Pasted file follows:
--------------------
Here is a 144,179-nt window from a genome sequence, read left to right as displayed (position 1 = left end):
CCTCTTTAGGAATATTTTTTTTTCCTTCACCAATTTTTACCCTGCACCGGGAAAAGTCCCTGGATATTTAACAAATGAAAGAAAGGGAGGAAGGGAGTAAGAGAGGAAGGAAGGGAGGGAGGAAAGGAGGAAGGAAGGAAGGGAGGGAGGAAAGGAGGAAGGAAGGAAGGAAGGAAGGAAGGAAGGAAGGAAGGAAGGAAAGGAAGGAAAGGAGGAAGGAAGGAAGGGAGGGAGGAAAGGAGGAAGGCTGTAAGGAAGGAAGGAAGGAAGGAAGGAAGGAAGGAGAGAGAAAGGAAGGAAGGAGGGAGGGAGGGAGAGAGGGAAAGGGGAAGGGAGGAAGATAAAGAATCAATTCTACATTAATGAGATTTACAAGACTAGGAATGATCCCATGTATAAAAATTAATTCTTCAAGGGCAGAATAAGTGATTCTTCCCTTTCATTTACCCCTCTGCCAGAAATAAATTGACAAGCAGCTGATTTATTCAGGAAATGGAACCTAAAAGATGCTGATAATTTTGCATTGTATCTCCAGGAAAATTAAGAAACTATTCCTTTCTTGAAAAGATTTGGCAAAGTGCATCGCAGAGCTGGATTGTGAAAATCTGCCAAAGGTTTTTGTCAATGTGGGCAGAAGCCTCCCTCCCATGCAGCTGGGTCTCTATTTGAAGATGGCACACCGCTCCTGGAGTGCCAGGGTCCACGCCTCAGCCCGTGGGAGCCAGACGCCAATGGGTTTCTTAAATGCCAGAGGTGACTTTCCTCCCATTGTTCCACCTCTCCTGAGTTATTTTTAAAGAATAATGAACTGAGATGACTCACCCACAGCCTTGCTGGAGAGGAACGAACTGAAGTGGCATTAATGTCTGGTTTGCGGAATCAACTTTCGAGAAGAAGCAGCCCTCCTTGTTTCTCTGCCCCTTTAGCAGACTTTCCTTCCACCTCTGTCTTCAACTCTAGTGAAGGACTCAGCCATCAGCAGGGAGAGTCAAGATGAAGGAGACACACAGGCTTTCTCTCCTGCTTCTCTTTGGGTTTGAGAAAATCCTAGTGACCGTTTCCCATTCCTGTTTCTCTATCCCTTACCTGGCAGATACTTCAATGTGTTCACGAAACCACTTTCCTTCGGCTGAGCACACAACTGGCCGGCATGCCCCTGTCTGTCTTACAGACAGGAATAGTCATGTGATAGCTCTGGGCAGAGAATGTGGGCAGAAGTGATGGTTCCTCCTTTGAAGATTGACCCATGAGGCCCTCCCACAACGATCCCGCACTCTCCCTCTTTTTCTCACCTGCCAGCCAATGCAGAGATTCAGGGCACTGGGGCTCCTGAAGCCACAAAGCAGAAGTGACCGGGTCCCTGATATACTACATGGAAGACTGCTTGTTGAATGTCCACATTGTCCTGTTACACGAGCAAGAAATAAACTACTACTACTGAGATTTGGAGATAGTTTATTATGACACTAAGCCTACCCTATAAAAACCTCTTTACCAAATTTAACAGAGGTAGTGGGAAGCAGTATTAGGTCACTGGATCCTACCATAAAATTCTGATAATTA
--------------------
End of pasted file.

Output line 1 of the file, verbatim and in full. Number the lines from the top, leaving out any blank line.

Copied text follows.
Here is a 144,179-nt window from a genome sequence, read left to right as displayed (position 1 = left end):